They can grow up to 1.6 inches and live for one to two years in ideal conditions. They are Resilient breeders given the right food source and aquarium conditions.

Bee Shrimps

Bee shrimp

Bee or crystal red shrimps (Caridina cantonensis) are native to streams and swamps of China and Japan. The dwarfs species can grow up to 1.2 inches and live for about two years.

These have different color patterns, but the most common variety of crystal reds has a red-colored body with white stripes. They are also easy to breed, given the right conditions.

Bumblebee Shrimps

Bumblebee shrimp

Bumblebee shrimps (Gnathophyllum americanum) are stripped much like the insect. They are native to tropical lagoons, reefs, and bays in Southeast Asia. They can grow up to an inch in size and live up to 18 months.

Filter-Feeding Shrimps

Filter feeders are named since they feed by straining suspended food particles and dead matter. They pass water over a filtering structure to suck nutrients.

They are like a small vacuum cleaner that will remove waste products, algae, and harmful microorganisms inside the tank. They have impressive claws that sift nutrients out of the water.

You have to keep filter-feeders in an aquarium with a strong current that will keep the nutrients heading their way. The most common types of filter-feeders include the Vampire, Viper, and Singapore flower shrimp.

Vampire Shrimps

Vampire shrimp

Vampire shrimp (Atya gabonensis) is a freshwater filter-feeding shrimp native to waters in South America and West America.

Also known as the viper’s, Gabon’s, and African fan shrimp, the filter-feeding Shrimp have a lifespan of up to 5 years and can grow up to 6 inches as an adult.

They are usually light brown or light bluish-grey in color.

Some have pink, cream, or green shades. The vampire shrimps have a menacing appearance but are docile.

Singapore Flower Shrimps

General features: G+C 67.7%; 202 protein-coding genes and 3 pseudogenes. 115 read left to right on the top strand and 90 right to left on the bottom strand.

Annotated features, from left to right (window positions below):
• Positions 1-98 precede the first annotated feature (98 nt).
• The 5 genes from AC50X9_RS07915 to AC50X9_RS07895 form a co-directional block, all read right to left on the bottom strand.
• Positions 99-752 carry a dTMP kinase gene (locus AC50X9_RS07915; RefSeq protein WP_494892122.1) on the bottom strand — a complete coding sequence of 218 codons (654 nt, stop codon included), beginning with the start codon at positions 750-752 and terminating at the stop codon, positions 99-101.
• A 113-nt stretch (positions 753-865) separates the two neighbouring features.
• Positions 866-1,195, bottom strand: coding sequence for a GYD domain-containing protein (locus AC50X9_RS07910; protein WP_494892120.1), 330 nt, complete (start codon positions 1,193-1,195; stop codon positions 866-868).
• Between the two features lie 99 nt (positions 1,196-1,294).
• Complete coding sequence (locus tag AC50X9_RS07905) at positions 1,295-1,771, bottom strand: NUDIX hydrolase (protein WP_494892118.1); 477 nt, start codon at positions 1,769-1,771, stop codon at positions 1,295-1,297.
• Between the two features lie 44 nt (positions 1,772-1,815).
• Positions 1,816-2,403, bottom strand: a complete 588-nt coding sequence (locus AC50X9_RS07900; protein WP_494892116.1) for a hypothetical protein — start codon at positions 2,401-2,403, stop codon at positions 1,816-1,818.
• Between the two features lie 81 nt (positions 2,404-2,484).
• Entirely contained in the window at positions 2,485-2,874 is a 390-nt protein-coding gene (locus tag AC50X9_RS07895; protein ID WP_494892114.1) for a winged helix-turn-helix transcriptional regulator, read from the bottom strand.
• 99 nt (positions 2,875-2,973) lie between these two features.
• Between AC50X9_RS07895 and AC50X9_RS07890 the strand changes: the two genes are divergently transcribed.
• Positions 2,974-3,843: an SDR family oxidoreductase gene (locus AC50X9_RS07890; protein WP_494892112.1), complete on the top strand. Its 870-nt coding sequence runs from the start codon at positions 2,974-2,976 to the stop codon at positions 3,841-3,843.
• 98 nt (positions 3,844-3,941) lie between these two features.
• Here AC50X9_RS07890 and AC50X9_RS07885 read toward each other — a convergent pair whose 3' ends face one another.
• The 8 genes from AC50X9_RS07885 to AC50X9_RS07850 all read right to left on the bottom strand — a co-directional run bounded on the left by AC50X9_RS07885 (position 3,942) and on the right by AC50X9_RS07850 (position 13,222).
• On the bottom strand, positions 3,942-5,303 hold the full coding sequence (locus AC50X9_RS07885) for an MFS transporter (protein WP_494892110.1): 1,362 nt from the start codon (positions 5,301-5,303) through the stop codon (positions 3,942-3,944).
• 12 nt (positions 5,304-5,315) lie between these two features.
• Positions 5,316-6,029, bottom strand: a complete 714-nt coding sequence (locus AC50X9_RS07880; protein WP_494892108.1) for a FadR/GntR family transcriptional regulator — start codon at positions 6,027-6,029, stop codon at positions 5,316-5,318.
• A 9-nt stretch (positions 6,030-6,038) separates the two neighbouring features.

Singapore flower shrimp

Singapore flower (Atyopsis moluccensis) shrimp will vigorously fan the water when feeding to remove the food’s nutrients. Also known as bamboo shrimp, they are native to rivers and streams in Southeast Asia.

They vary in color from brown with tan stripes to yellow, red, or green color with white or tan lines. It can grow to 3 1/2 inches and live for up to 2 years under ideal aquarium conditions.


Paleaomonetes are a hardy variety of shrimps that can survive different water conditions. They eat algae and microorganisms inside the tank. Their appearance is almost translucent and looks striking in an aquarium.

Ghost Shrimps

Ghost shrimp

Ghost shrimp (Palaemonetes paludosus) are translucent fish that are native to North America. Also known as glass or blue pearl, Sold as feeder shrimp for fish.

But you can also grow them inside the aquarium. They are peaceful crustaceans that eat algae and other debris inside the aquarium.

Keep babies in saltwater in the larval stage. But they mate and spend their adult life in freshwater aquariums. It can grow up to 1.5 inches and live up to a year.

Ideal Tank Conditions

They thrive in a variety of tank conditions. But ideally, the temperature should be kept between 70 °F to 80 °F (21 °C – 27 °C) for most of their species.

Make sure that the pH level is between 6 and 8. The water hardness level should be between 2 to 5 pH. They have difficulty shedding exoskeletons if the water is too hard.

They are sensitive to ammonia. The aquarium must have 0 ammonia and nitrites when you check it using a test kit.

A properly cycled tank will not have an ammonia or nitrite problem. Additionally, the nitrates should be less than 20 parts per million inside the tank.

Tank Setup

You should select a substrate that contrasts with the color. For instance, blue freshwater Shrimp will look great in light-colored substrates, while red cherry shrimp will look striking on black gravel.